Text and video by FRANK CARINI/ecoRI News staff
PROVIDENCE — Until last fall, the wedge of schoolyard along Reservoir Avenue, partially obstructed by a bus stop shelter, was home to an oak tree that now stands about 7 feet tall, some gritty dirt blotched with green and wind-strewn trash.
This slice of land that runs beneath several classroom windows is now home to a garden that soon will be the envy of many urban farmers.
Since October, five Reservoir Avenue Elementary School students — three third-graders, Samantha, Chantel and Diosy, and two fourth-graders, Mayra and Jamie — under the tutelage of after-school volunteer Christian Nelson, have turned the once-barren patch into a vegetable and fruit garden.
The 10 beds, built out of rocks, wood, logs and/or branches, contain the beginnings of corn, carrots, potatoes, onions, garlic, tomatoes, beans, watermelon, raspberries and strawberries. The students also helped Nelson plant two apple trees.
“These kids never cease to amaze me,” the twenty-something said. “It’s really kind of a little vacation with these kids. They teach me more than I teach them. I know that’s a cliché, but it’s true. Wednesday afternoons are the highlight of my week.”
Nelson’s weeks are hectic. On Mondays, he tends to his own garden down the street from the school. Tuesdays and Thursdays are spent working at the Barden Family Orchard in North Scituate. Fridays he volunteers at the Southside Community Land Trust (SCLT). Saturdays he works at the Rhode Island School of Design (RISD).
On Wednesdays, from 3-4:30 p.m., he donates his time to teach students the finer points of gardening. As a member of the After School Arts (ASA) program, Nelson has been volunteering at the school for three years. This year, however, Principal Socorro Gomez-Potter easily persuaded Nelson to start a school garden.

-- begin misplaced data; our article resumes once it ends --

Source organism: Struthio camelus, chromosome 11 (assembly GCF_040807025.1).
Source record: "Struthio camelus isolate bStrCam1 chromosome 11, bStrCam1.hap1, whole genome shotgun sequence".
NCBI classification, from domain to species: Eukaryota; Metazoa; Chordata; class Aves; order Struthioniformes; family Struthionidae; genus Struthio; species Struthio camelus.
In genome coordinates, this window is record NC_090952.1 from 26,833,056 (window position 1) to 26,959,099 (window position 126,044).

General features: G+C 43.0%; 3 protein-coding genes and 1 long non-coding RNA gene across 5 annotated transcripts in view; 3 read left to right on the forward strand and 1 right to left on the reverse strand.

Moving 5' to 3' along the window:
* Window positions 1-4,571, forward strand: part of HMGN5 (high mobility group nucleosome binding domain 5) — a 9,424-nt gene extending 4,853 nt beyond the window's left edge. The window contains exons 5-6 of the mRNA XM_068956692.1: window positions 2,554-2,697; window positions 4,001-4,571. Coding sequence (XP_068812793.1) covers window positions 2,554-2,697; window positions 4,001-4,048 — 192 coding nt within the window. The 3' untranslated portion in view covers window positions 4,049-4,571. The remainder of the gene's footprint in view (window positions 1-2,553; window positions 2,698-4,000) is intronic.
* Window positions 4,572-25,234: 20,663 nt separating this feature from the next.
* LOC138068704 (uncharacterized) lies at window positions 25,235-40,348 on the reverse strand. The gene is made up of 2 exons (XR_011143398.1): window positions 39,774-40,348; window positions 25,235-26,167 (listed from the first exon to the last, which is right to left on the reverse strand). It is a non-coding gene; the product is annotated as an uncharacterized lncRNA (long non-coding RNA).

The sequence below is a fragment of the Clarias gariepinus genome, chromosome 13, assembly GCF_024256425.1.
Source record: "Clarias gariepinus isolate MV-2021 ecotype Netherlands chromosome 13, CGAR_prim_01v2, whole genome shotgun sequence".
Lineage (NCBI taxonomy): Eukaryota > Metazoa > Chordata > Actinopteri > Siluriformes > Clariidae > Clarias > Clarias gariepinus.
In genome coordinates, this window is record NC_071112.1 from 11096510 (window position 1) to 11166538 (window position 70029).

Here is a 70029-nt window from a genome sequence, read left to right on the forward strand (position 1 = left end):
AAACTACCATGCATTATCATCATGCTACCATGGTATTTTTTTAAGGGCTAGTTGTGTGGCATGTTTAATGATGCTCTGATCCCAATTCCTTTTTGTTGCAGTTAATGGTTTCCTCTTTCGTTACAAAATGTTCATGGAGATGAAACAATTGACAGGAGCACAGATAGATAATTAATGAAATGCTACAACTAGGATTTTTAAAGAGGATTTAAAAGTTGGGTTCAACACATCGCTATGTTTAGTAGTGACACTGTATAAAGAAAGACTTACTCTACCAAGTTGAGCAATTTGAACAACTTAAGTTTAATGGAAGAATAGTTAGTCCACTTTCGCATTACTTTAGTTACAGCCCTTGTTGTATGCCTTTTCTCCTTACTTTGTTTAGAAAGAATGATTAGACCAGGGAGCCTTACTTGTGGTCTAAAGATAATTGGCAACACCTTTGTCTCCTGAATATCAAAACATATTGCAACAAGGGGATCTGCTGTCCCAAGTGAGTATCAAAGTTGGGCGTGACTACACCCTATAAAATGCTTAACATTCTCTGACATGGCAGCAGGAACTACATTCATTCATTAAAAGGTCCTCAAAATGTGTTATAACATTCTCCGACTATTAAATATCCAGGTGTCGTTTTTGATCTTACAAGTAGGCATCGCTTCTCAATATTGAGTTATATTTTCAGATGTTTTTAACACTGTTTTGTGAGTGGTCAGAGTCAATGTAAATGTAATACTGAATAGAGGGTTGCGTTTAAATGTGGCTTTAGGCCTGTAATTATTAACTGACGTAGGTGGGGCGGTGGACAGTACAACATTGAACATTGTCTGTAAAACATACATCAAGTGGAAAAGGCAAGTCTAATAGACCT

He was able to do it, thanks to much community generosity. Rich Pederson, SCLT’s City Farm steward, donated plants. A local company donated a fence and another delivered the compost RISD donated. College students and PTO members helped dig and build the beds. The night janitor, a native of Peru, helped the kids plant the potatoes, corn and carrots.
The students organized a penny drive and collected nearly half of the project’s $250 budget. Nelson, however, didn’t get any help when it came to counting 9,500 pennies. “Someone slipped in a five dollar bill,” he said. “That was big.”
The students also help with watering, weeding and keeping the garden free of ice cream wrappers, potato chip bags and other trash blown into their urban oasis by Mother Nature and passing cars.
The ASA program was started six years ago, and has been working with Reservoir Avenue School students for the past four. The program was “born from a desire to help inner-city youth,” said Andrew Mook, the unofficial leader of the program. The program offers at-risk students tutoring and mentoring help and organizes community renewal projects. Besides teaching kids gardening skills, the after-school program also features a hip-hop class, film class and an urban dance class. Fifty students registered for the program this soon-to-end school year.
“It’s an opportunity to serve the community,” said Mook, who shares an apartment with Nelson and another ASA volunteer, Ryan Gaumond, not far from the South Providence school. “It’s a passion.”
The program runs on an annual budget of $2,500, and, according to Mook, other public schools in the city are looking to duplicate its success.